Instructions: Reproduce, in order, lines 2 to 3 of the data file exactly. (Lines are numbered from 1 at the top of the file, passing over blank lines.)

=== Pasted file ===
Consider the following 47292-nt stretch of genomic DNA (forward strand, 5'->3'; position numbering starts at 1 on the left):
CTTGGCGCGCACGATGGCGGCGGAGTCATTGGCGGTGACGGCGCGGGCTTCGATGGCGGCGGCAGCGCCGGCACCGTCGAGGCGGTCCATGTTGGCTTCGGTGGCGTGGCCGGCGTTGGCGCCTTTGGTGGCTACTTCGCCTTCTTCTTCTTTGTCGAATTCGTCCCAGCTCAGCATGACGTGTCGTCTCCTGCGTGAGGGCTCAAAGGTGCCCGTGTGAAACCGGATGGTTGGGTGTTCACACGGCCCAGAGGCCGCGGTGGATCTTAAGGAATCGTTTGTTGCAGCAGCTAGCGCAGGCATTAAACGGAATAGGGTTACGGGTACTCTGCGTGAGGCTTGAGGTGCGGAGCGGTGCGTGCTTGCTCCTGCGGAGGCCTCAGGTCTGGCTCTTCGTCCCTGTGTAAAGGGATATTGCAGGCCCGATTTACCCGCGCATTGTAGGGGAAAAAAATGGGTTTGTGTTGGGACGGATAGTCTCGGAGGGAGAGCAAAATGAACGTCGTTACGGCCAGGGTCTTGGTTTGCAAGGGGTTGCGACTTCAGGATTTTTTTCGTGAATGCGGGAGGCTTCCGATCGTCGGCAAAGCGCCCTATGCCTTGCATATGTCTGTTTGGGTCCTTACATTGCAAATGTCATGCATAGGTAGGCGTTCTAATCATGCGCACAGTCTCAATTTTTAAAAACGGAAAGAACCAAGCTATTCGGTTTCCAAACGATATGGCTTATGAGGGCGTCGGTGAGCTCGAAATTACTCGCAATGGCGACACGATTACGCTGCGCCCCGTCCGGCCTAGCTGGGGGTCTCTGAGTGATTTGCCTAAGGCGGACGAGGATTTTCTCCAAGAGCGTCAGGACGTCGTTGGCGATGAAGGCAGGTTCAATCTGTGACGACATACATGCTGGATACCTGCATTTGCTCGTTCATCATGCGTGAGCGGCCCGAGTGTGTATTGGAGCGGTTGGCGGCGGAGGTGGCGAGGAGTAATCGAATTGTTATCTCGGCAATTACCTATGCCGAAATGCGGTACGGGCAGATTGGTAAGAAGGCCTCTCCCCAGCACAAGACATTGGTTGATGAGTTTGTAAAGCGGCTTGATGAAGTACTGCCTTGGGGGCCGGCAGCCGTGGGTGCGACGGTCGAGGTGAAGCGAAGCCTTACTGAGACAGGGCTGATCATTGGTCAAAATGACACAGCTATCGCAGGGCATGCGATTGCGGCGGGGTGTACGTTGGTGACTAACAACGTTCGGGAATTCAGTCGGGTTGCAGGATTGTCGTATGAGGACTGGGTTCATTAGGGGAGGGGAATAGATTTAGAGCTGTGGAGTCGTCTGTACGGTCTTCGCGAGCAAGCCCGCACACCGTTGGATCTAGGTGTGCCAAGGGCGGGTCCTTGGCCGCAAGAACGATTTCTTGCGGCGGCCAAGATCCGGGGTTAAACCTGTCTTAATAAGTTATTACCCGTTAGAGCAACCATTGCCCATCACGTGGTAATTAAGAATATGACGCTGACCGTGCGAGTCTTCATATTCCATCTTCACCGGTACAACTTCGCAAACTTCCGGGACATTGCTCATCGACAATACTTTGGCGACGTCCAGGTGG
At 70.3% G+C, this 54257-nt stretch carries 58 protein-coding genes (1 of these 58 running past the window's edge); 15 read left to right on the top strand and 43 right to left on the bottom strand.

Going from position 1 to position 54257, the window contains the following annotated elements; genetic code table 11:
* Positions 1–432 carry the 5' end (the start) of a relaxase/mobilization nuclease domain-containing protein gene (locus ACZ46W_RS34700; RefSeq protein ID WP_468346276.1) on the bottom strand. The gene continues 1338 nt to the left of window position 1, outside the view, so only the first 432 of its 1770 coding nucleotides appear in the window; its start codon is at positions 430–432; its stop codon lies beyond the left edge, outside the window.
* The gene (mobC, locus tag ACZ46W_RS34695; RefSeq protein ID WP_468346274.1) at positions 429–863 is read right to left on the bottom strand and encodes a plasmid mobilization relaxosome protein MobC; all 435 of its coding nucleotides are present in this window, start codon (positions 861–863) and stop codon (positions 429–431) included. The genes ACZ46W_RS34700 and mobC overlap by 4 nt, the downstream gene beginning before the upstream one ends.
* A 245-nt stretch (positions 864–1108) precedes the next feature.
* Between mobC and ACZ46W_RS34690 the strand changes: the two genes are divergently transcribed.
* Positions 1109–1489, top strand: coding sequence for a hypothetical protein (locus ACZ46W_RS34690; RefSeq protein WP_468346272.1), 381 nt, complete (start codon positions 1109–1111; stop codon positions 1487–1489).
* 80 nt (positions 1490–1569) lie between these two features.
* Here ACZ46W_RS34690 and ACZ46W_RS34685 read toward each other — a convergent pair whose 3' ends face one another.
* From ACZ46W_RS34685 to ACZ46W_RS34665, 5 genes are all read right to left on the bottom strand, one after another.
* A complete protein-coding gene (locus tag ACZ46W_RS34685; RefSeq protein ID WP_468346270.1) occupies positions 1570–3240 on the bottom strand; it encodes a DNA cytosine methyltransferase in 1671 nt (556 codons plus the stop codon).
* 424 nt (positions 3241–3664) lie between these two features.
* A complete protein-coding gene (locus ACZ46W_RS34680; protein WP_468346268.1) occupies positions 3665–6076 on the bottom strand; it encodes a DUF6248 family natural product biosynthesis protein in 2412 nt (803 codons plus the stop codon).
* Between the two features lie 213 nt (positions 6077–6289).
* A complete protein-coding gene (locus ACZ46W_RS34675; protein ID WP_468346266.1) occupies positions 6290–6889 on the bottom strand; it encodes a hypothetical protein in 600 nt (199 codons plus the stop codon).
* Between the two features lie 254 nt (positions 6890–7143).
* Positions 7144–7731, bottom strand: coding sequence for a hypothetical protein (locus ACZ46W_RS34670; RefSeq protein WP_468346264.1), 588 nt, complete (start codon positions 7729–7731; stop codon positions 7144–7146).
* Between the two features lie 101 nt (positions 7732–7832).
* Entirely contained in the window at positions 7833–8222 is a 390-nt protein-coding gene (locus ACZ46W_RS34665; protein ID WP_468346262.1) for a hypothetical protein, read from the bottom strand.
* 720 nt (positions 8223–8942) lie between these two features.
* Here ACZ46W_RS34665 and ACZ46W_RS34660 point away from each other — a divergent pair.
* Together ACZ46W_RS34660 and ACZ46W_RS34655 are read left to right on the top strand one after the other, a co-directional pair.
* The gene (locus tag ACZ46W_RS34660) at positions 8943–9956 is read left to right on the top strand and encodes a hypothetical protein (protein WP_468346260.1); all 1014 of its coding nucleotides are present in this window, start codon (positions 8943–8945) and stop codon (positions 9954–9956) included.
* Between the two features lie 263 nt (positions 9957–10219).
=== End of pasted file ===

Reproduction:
CTTGGCGCGCACGATGGCGGCGGAGTCATTGGCGGTGACGGCGCGGGCTTCGATGGCGGCGGCAGCGCCGGCACCGTCGAGGCGGTCCATGTTGGCTTCGGTGGCGTGGCCGGCGTTGGCGCCTTTGGTGGCTACTTCGCCTTCTTCTTCTTTGTCGAATTCGTCCCAGCTCAGCATGACGTGTCGTCTCCTGCGTGAGGGCTCAAAGGTGCCCGTGTGAAACCGGATGGTTGGGTGTTCACACGGCCCAGAGGCCGCGGTGGATCTTAAGGAATCGTTTGTTGCAGCAGCTAGCGCAGGCATTAAACGGAATAGGGTTACGGGTACTCTGCGTGAGGCTTGAGGTGCGGAGCGGTGCGTGCTTGCTCCTGCGGAGGCCTCAGGTCTGGCTCTTCGTCCCTGTGTAAAGGGATATTGCAGGCCCGATTTACCCGCGCATTGTAGGGGAAAAAAATGGGTTTGTGTTGGGACGGATAGTCTCGGAGGGAGAGCAAAATGAACGTCGTTACGGCCAGGGTCTTGGTTTGCAAGGGGTTGCGACTTCAGGATTTTTTTCGTGAATGCGGGAGGCTTCCGATCGTCGGCAAAGCGCCCTATGCCTTGCATATGTCTGTTTGGGTCCTTACATTGCAAATGTCATGCATAGGTAGGCGTTCTAATCATGCGCACAGTCTCAATTTTTAAAAACGGAAAGAACCAAGCTATTCGGTTTCCAAACGATATGGCTTATGAGGGCGTCGGTGAGCTCGAAATTACTCGCAATGGCGACACGATTACGCTGCGCCCCGTCCGGCCTAGCTGGGGGTCTCTGAGTGATTTGCCTAAGGCGGACGAGGATTTTCTCCAAGAGCGTCAGGACGTCGTTGGCGATGAAGGCAGGTTCAATCTGTGACGACATACATGCTGGATACCTGCATTTGCTCGTTCATCATGCGTGAGCGGCCCGAGTGTGTATTGGAGCGGTTGGCGGCGGAGGTGGCGAGGAGTAATCGAATTGTTATCTCGGCAATTACCTATGCCGAAATGCGGTACGGGCAGATTGGTAAGAAGGCCTCTCCCCAGCACAAGACATTGGTTGATGAGTTTGTAAAGCGGCTTGATGAAGTACTGCCTTGGGGGCCGGCAGCCGTGGGTGCGACGGTCGAGGTGAAGCGAAGCCTTACTGAGACAGGGCTGATCATTGGTCAAAATGACACAGCTATCGCAGGGCATGCGATTGCGGCGGGGTGTACGTTGGTGACTAACAACGTTCGGGAATTCAGTCGGGTTGCAGGATTGTCGTATGAGGACTGGGTTCATTAGGGGAGGGGAATAGATTTAGAGCTGTGGAGTCGTCTGTACGGTCTTCGCGAGCAAGCCCGCACACCGTTGGATCTAGGTGTGCCAAGGGCGGGTCCTTGGCCGCAAGAACGATTTCTTGCGGCGGCCAAGATCCGGGGTTAAACCTGTCTTAATAAGTTATTACCCGTTAGAGCAACCATTGCCCATCACGTGGTAATTAAGAATATGACGCTGACCGTGCGAGTCTTCATATTCCATCTTCACCGGTACAACTTCGCAAACTTCCGGGACATTGCTCATCGACAATACTTTGGCGACGTCCAGGTGG
At 70.3% G+C, this 54257-nt stretch carries 58 protein-coding genes (1 of these 58 running past the window's edge); 15 read left to right on the top strand and 43 right to left on the bottom strand.